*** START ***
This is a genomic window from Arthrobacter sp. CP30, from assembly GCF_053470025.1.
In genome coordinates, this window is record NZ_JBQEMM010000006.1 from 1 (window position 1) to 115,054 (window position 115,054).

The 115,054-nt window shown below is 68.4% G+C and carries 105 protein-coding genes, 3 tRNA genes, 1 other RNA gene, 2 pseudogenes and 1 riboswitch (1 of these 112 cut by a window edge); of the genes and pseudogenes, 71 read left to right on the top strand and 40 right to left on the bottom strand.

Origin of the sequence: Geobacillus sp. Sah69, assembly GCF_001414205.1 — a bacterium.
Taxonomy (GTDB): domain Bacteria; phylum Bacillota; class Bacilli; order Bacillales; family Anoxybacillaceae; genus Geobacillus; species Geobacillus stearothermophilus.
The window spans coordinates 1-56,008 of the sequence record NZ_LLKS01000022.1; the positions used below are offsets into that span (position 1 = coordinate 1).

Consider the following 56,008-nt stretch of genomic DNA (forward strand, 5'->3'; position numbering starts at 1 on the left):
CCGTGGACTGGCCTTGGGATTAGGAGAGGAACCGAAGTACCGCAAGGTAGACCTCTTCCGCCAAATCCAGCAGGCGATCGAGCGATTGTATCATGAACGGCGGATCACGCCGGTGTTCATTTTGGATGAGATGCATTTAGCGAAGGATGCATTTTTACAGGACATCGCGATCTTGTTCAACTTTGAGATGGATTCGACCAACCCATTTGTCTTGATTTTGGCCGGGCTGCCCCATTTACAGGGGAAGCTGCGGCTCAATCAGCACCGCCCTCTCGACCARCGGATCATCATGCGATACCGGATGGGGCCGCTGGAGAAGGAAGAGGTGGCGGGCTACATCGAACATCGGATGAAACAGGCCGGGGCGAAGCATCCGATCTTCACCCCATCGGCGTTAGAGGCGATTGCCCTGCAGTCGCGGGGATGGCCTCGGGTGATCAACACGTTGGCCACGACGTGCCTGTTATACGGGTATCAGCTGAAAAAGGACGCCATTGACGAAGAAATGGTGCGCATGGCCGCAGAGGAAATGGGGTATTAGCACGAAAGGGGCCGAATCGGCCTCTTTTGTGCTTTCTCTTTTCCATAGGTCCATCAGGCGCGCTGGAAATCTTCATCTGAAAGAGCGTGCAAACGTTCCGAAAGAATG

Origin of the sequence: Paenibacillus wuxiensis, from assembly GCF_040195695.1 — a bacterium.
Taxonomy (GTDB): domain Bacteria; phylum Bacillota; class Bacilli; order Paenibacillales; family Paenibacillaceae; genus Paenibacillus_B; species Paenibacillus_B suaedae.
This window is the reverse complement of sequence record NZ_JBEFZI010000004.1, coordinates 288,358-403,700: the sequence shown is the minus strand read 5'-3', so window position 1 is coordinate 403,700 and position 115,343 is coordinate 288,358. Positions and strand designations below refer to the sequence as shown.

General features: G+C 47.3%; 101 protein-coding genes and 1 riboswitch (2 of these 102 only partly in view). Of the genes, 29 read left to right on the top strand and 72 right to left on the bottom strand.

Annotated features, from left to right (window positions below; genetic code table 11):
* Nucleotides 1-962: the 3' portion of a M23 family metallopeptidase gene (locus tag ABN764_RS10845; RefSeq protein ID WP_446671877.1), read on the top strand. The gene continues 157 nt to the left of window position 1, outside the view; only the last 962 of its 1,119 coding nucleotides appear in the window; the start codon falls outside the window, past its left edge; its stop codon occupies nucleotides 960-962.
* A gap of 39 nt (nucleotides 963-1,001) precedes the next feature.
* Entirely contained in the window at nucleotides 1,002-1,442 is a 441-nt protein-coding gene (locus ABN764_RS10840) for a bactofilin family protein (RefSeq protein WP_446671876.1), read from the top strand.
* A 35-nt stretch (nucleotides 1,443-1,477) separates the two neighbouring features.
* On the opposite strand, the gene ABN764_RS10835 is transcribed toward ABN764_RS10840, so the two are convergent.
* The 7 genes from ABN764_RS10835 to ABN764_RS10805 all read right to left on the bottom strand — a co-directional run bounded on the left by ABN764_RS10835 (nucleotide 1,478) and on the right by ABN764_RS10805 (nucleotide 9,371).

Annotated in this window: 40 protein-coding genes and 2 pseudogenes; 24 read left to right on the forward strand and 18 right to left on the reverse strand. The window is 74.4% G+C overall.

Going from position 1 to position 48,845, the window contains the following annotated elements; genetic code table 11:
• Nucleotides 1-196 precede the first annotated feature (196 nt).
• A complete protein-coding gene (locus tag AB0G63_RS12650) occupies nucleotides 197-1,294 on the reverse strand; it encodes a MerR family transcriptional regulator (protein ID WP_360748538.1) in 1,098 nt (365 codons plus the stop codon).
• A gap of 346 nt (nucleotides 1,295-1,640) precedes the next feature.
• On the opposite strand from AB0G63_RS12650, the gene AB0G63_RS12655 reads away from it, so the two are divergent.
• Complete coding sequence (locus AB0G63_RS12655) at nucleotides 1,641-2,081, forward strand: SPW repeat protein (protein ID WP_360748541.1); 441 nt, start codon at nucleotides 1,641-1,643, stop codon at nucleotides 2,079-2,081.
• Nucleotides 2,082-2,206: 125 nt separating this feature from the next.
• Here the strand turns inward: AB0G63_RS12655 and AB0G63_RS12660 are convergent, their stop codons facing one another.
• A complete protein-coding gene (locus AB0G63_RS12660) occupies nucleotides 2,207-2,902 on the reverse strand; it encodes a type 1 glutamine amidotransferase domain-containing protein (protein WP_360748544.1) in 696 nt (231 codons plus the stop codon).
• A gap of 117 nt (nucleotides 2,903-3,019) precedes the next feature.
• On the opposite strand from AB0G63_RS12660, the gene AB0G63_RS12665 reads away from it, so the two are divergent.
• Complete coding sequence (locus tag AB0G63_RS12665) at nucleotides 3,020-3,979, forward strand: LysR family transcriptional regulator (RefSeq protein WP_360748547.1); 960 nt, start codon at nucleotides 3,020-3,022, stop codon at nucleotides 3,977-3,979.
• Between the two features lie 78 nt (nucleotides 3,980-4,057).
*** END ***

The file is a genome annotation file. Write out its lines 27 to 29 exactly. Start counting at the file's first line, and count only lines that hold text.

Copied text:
• Nucleotides 2,082-2,206: 125 nt separating this feature from the next.
• Here the strand turns inward: AB0G63_RS12655 and AB0G63_RS12660 are convergent, their stop codons facing one another.
• A complete protein-coding gene (locus AB0G63_RS12660) occupies nucleotides 2,207-2,902 on the reverse strand; it encodes a type 1 glutamine amidotransferase domain-containing protein (protein WP_360748544.1) in 696 nt (231 codons plus the stop codon).